Sunday, 11 November 2012

LOVE BITE review


Now in cinemas is the teen werewolf comedy horror Love Bite, starring Ed Speleers, Gossip Girl's Jessica Szohr and Skins' Luke Pasqualino.


British comedy horror films have a chequered history of dubious quality. For every Shaun of the Dead (great) there's an I Bought a Vampire Motorcycle (terrible), and let's not even talk about the unfortunate mess that was Lesbian Vampire Killers. Things don't start off too terribly in Love Bite, with the interesting setting of Rainmouth-on-Sea (actually Clacton) providing a nice Lost Boys-style location, and the introduction of the exotic beauty and definitely not English Jessica Szohr to spice up the boys' lives. They meet at a local party (or as Luke Pasqualino's walking erection puts it, a "beaver safari") where she takes an instant shine to nice guy of the group Jamie, running off when she spots the full moon descending.

Ed Speelers (of childhood Eragon "fame") stars as Jamie, a thoroughly nice boy who respects women and treats them well but somehow is sexually inexperienced, despite his rock hard abs and a face that belongs on the set of Falcon Crest. Juliana's in town to do research for her travel blog, which involves her flitting around the world all the way from a few days in Budapest to this outdated English seaside town where she suspiciously precedes to spend the next month or so. 

Appearing as a scruffy werewolf hunter is Timothy Spall, bumbling around with the only notable comic moments in the entire film stemming from his inept eccentricity. His role sees him spending most of the film warning Jamie to stay clear of Juliana, and the two guys do have a fun chemistry together. It's such a shame that the rest of the inhabitants of Rainmouth are such morons, from the local inept cops to the slutty, desperate English girls to Jamie's friends, whose idea of fun is trying to repulse the lady in the chip shop in increasingly juvenile ways. They're bored living in this sleepy seaside town, I'm bored watching this sleepy seaside town.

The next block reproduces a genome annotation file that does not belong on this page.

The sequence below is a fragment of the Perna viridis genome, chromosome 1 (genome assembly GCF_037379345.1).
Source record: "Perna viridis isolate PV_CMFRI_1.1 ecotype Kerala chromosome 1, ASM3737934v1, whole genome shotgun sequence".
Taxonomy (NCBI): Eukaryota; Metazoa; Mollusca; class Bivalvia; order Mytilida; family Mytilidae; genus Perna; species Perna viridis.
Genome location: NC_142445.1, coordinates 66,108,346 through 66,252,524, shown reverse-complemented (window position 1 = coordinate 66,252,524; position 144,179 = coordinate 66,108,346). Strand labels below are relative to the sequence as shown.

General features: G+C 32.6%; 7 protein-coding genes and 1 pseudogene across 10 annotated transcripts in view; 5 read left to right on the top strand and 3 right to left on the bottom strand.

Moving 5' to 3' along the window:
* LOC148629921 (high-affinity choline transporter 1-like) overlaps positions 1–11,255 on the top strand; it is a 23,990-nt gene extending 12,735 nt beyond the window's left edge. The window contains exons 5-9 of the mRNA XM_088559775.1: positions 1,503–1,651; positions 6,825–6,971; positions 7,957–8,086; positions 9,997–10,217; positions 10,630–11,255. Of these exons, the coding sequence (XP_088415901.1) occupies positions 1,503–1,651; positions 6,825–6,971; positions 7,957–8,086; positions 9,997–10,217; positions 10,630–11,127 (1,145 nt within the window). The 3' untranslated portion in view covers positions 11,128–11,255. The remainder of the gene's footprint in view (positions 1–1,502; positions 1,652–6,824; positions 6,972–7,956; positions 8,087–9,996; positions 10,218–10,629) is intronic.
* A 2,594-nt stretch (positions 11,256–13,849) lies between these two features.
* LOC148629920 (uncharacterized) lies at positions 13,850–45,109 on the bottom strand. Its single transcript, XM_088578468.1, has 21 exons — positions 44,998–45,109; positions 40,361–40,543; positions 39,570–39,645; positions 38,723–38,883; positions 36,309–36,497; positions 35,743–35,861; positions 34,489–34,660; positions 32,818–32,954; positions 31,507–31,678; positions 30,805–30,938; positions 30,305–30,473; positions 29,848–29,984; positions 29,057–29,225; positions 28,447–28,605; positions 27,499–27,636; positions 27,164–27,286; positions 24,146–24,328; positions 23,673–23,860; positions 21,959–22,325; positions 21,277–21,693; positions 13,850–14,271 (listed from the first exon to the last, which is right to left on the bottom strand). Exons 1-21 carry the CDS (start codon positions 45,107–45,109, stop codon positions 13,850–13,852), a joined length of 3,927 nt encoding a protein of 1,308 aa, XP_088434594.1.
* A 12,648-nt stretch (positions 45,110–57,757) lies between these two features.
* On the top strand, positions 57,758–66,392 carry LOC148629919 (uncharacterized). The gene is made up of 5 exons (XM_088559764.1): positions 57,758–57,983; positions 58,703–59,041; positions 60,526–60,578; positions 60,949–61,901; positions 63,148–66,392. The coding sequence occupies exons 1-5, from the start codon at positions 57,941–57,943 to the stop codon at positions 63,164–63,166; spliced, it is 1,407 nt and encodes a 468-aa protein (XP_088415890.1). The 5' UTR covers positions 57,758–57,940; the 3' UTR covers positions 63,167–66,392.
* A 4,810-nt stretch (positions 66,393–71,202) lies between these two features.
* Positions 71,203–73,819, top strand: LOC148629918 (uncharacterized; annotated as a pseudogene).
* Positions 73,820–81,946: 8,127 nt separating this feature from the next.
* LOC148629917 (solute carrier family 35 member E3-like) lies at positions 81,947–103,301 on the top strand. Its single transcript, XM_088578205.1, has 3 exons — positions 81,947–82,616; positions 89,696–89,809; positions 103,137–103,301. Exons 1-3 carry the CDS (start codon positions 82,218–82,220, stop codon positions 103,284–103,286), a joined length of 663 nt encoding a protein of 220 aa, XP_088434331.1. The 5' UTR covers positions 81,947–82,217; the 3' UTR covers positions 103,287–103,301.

The problem with choosing werewolves as the main antagonist is that after a brief surge of activity during the full moon, it's a full month before anything can happen again. The middle hour of the film drags on for so long it feels like a whole month, with the only noticeable signs of character progression being that lead knobheads Kev and Spike get better at the Dance Revolution game they've been playing in order to impress girls. The film's best idea is that the werewolves only target virgins, so the lads must get deflowered before the next full moon or pay the price. It's an idea that gives the lads some sort of impetus, but it's barely mentioned until the final act and not used to its full potential. It's been covered better in the post-Scream American teen horror Cherry Falls, anyway.

Featuring such terrible examples of "teen speak" that you'll want to castrate yourself to ensure any future offspring you may have had won't be able to talk in such an unacceptable way, this is clearly a film written by 40 year old men whose research extends about as far as a Kevin and Perry sketch and transcribing Stifler from American Pie. It's not particularly scary too, with the effectiveness of the werewolf's presence spoiled by some below par special effects. As horror films starring Skins cast members go, this one ranks somewhere ahead of Chatroom but not quite reaching the sort-of-scary mediocrity of Tormented.

Despite Ed Speleers and Jessica Szohr putting in reasonable performances, Love Bite is a teen werewolf comedy-horror that's light on the werewolves, overflowing with teens and seemingly devoid of any comedy. It may be faint praise, but I suppose you could say that it's no worse than you'd expect it to be.




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